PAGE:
This ancient Gujarati city has stood strong against climate change for 2,500 years! Here's how they did it

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This ancient Gujarati city has stood strong against climate change for 2,500 years! Here's how they did it
The Indian monsoon, often referred to as life-giving because of how dependent our country’s agrarian population is on these seasonal rains, is also notorious for its inconsistency. Its boom-and-bust cycles consist of periods of heavy rainfall that can bring floods and devastation alternating with droughts brought on by durations of no rainfall.
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This inherent variability has posed a constant challenge for civilisations throughout history, forcing them to adapt and innovate to survive. Today, as climate change turns the already moody monsoon more unpredictable, we may have to do a little time-travelling to learn how our ancestors dealt with the temperamental rains.

It could be hard to picture a bustling metropolis in the middle of a semi-arid region battling centuries of unpredictable monsoon rains. But this dystopian imagery was the reality of Vadnagar, an ancient city in Gujarat, India. And a recent study has unearthed the secrets of its resilience, offering valuable insights for adapting to climate change today.

A 2500-Year Journey Through Monsoons and Millet


For 2,500 years, the people of Vadnagar navigated fluctuating weather patterns, from the Roman Warm Period to the Little Ice Age. How did they do it? Researchers from the Birbal Sahni Institute of Palaeosciences meticulously analysed archaeological, botanical and isotopic data, piecing together a timeline of human occupation and crop production.

Their findings paint a vivid picture of Vadnagar navigating changing monsoons and dynastic transitions. The city witnessed periods of both mild and intense rainfall, particularly during the Historic and Mediaeval periods. But it was the post-medieval era, coinciding with the Little Ice Age (1300-1900 CE), that truly tested its mettle.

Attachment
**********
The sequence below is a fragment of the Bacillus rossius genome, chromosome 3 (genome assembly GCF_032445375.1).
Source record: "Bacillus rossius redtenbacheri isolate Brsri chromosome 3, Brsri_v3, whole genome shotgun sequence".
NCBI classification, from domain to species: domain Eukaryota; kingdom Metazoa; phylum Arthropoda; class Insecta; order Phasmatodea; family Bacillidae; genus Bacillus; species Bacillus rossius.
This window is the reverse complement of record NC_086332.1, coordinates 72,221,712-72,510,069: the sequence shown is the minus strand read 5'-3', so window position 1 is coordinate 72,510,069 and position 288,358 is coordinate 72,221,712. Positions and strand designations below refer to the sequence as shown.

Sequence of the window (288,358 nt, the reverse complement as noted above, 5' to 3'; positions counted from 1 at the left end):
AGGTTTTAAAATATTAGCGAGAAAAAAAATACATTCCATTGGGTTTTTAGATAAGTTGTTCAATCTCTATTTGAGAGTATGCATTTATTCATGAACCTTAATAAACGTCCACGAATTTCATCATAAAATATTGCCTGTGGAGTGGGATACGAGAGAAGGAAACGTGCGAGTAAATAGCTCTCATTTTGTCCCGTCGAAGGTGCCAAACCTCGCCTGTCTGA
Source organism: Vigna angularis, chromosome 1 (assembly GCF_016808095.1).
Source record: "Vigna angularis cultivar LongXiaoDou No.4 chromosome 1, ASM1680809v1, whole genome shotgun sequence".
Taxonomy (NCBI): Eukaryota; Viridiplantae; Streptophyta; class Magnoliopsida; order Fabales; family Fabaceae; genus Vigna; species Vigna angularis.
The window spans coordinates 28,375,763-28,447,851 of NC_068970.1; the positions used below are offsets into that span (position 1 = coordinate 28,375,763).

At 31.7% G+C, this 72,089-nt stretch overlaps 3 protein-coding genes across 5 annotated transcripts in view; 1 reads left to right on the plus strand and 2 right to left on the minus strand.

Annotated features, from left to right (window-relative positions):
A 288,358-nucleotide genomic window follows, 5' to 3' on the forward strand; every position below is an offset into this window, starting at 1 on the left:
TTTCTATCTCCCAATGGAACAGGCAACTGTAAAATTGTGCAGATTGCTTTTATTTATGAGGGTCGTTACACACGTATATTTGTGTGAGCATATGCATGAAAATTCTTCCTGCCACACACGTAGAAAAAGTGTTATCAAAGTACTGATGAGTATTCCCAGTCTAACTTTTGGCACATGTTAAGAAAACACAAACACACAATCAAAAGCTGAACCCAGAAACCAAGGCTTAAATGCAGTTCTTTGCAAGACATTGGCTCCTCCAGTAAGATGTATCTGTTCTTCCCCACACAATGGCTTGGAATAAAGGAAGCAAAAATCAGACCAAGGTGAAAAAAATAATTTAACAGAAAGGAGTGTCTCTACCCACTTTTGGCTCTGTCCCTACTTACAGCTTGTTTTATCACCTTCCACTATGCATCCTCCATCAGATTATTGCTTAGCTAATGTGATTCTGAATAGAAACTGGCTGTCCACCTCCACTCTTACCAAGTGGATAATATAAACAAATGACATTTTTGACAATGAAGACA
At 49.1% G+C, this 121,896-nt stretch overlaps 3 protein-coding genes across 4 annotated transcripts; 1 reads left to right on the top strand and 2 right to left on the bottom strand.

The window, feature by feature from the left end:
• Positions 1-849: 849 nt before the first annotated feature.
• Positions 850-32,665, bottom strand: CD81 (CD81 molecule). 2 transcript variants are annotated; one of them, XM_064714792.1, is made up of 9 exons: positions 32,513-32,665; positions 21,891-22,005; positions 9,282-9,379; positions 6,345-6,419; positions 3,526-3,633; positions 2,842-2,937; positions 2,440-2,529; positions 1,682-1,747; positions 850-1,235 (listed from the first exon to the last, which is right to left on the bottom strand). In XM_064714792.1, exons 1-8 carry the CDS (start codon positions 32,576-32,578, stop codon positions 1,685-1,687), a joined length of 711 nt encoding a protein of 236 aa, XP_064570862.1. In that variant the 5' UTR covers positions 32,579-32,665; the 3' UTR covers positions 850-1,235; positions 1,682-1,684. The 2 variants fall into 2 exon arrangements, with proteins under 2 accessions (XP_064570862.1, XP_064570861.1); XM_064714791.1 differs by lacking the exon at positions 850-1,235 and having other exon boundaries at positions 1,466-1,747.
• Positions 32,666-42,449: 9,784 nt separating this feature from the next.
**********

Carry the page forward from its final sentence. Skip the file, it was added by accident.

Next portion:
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The Little Ice Age brought a prolonged weakening of the summer monsoon, posing a significant threat to food security. Remarkably, the people of Vadnagar adapted by embracing small-grained, drought-resistant millets as their primary crop. These C4 plants, known for their ability to thrive in harsh conditions, became the bedrock of their agricultural economy.

But the story doesn't end there. This study went beyond plants, incorporating a "multi-proxy" approach that examined everything from tiny seeds to charcoal remains. This revealed a fascinating picture of diversification — not just in crops, but also in social and economic practices.

Learning from the Past: Climate, Institutions, and Sustainable Futures


The study underscores the crucial role of understanding historical climate patterns and human responses to them. It highlights that famines and societal collapses in the past were not solely driven by climate change, but also influenced by factors like governance and social structures.

The lessons from Vadnagar extend far beyond enriching our understanding of the past. They equip us with valuable historical precedents to inform future strategies for sustainable living in the face of climate uncertainty. As we navigate our own changing climate, the resilience and adaptability of ancient civilisations like Vadnagar offer a beacon of hope and inspiration.

By understanding how past societies coped with environmental challenges, we can build more resilient communities and create a more sustainable future for all.

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The findings of this study have been detailed in Quaternary Science Advances
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